“Welfare Capitalism”

On this day in 1914, Henry Ford announces a revolutionary wage scale of $5 per day, and reduces shifts from nine to eight hours. Against a backdrop of widespread unemployment and increasing labor unrest, Ford’s bold move upped wages from a previous rate of $2.34 for nine hours (the policy was adopted for female workers in 1916).

The news shocked many in the industry–at the time, $5 per day was nearly double what the average auto worker made–but turned out to be a stroke of brilliance, immediately boosting productivity along the assembly line and building a sense of company loyalty and pride among Ford’s workers. He also offered profit sharing to employees who lived a “clean lifestyle.”

A Cleveland, Ohio, newspaper editorialized that the announcement “shot like a blinding rocket through the dark clouds of the present industrial depression.” The move proved extremely profitable; instead of constant turnover of employees, re-training and arduous culling of skilled labor, the best mechanics in Detroit flocked to Ford, bringing their human capital and expertise, raising productivity, and lowering training costs. In 1913 Ford had hired 52,000 men to maintain a core force of 14,000, as attrition on the line and in the job shops was so high.

Notwithstanding the popular myth that Ford wanted their workmen driving Fords, the true intent was soon quite plain; due to retention, training and productivity improvements, Ford’s “welfare capitalism” redounded to the company’s greatest benefit as profits doubled from $30 million to more than $60 million in less than two years.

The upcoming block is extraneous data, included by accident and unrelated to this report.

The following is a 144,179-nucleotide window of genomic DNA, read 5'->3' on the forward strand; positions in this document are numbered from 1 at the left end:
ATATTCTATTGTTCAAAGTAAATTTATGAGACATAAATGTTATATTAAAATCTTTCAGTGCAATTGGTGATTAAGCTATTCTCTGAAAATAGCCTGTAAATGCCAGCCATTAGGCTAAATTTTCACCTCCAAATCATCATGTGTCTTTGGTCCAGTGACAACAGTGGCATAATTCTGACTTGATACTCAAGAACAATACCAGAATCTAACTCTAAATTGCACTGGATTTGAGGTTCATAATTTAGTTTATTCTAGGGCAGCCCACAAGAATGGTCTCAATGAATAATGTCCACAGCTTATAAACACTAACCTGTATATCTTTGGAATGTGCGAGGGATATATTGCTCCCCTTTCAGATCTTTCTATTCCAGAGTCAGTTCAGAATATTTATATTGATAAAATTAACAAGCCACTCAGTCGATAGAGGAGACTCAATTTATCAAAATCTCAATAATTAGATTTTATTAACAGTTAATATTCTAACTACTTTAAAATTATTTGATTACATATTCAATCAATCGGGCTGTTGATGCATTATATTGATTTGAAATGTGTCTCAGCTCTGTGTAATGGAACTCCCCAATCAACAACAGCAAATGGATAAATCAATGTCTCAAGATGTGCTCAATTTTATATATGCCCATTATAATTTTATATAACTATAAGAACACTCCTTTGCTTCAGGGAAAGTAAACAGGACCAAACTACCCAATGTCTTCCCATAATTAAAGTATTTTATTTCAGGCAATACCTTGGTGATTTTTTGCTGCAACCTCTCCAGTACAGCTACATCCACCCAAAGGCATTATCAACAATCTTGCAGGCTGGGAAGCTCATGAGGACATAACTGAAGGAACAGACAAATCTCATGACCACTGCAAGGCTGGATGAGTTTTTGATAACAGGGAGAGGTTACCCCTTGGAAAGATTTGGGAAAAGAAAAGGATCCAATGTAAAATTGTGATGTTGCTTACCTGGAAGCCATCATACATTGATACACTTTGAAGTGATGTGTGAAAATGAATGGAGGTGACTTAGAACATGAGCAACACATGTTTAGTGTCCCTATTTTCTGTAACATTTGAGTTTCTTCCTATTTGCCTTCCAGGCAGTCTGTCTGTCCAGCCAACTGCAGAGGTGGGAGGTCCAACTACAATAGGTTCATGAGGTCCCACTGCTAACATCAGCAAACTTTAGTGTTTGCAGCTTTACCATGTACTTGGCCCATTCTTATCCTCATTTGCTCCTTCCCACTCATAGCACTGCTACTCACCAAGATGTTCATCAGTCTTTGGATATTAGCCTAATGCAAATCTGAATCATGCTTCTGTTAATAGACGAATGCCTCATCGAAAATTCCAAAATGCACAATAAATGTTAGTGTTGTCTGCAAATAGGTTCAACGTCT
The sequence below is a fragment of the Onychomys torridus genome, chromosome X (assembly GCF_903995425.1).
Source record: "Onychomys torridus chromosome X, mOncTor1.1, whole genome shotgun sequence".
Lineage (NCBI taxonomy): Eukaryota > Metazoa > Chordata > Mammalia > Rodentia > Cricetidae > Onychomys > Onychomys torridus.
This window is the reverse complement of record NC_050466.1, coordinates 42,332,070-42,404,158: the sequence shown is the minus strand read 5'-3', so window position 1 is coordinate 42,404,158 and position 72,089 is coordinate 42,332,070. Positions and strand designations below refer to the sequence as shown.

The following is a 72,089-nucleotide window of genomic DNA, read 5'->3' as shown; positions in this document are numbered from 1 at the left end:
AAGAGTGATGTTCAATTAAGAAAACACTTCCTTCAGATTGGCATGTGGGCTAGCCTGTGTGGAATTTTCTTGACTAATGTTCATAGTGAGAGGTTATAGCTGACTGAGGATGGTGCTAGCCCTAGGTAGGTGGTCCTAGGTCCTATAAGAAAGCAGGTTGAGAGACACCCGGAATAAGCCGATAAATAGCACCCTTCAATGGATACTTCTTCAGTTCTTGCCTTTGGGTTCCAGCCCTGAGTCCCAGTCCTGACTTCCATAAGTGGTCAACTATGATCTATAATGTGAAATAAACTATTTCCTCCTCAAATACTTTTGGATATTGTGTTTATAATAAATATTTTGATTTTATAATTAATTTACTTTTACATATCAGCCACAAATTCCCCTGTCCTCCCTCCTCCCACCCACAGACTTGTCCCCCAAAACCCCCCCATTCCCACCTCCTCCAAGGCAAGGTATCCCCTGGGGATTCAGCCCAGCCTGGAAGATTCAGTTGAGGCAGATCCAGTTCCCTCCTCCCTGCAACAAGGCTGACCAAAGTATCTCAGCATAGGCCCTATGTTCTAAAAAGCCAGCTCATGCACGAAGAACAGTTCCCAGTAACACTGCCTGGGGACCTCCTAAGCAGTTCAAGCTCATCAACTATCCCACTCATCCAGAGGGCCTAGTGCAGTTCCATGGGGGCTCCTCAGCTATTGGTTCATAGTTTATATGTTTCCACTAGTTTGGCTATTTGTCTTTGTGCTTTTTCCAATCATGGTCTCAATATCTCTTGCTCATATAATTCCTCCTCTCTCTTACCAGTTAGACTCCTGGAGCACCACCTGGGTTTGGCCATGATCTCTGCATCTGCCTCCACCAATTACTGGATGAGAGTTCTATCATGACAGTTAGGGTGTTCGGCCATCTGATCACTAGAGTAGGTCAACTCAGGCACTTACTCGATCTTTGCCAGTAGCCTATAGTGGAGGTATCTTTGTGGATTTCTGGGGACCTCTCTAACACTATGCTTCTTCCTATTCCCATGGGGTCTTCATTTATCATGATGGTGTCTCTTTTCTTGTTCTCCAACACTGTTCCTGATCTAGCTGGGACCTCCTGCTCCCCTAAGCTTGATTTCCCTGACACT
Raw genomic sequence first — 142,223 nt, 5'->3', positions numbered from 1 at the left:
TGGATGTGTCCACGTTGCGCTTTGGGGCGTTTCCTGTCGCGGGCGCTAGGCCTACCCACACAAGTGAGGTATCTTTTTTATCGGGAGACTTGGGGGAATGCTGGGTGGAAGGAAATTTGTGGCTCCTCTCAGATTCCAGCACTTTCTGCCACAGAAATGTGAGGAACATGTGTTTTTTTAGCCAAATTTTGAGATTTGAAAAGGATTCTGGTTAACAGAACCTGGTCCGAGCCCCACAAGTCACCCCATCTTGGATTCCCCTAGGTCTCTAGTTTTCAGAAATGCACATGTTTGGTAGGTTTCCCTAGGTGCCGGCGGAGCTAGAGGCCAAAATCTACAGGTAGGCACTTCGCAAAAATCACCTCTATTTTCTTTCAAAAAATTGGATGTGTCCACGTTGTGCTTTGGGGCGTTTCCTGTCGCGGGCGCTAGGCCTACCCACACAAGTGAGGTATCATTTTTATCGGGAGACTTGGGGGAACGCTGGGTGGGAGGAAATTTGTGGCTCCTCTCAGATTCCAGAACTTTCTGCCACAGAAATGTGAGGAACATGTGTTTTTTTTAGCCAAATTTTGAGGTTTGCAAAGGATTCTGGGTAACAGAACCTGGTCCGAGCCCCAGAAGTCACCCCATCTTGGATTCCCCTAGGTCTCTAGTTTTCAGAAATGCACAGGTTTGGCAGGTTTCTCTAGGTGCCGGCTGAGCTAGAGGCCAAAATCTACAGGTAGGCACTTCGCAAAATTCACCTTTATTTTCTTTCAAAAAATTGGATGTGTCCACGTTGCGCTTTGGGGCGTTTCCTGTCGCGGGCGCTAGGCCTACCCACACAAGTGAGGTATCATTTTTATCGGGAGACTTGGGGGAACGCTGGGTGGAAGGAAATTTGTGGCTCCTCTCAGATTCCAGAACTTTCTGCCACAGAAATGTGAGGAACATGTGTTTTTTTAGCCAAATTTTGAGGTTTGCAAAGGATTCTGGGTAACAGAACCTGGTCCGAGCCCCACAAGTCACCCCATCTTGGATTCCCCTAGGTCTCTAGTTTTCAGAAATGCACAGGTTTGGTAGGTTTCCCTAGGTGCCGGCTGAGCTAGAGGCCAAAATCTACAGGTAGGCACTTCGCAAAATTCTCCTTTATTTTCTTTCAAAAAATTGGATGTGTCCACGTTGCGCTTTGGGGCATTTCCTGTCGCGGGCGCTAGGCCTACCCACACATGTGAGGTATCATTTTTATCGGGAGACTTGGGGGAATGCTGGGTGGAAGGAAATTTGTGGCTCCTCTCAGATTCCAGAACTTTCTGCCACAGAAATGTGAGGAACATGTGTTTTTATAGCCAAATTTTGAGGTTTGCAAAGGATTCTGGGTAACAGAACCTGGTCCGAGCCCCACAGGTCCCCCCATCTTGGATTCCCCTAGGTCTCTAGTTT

And here, the story of strange, clever, crafty and creepy old Henry Ford endeth.

Author: Bill Urich

A tail-end baby-boomer, Bill Urich was born in Cleveland to a grade school teacher and her Navy vet husband, and reared in Greater Detroit. Working his way through school primarily at night, Mr. Urich holds a Bachelor’s in Journalism, Phi Beta Kappa, and a Juris Doctorate from Wayne State University. In his legal career he has acted as an assistant state prosecutor, city attorney, special prosecutor, mediator, magistrate, private practitioner and mayor of Royal Oak, a large home-rule city in Michigan. Mr. Urich continues in private practice and municipal prosecution, is on faculty to DePaul University, pens regular contributions to political publications, and remains active in selected campaigns and causes related to labor, social and criminal justice. A father of three mostly-grown sons, he spends his precious free time on family, friends, the pursuit of happiness, beauty and truth, three rescue cats, and fronting the rock band Calcutta Rugs from behind the drum kit.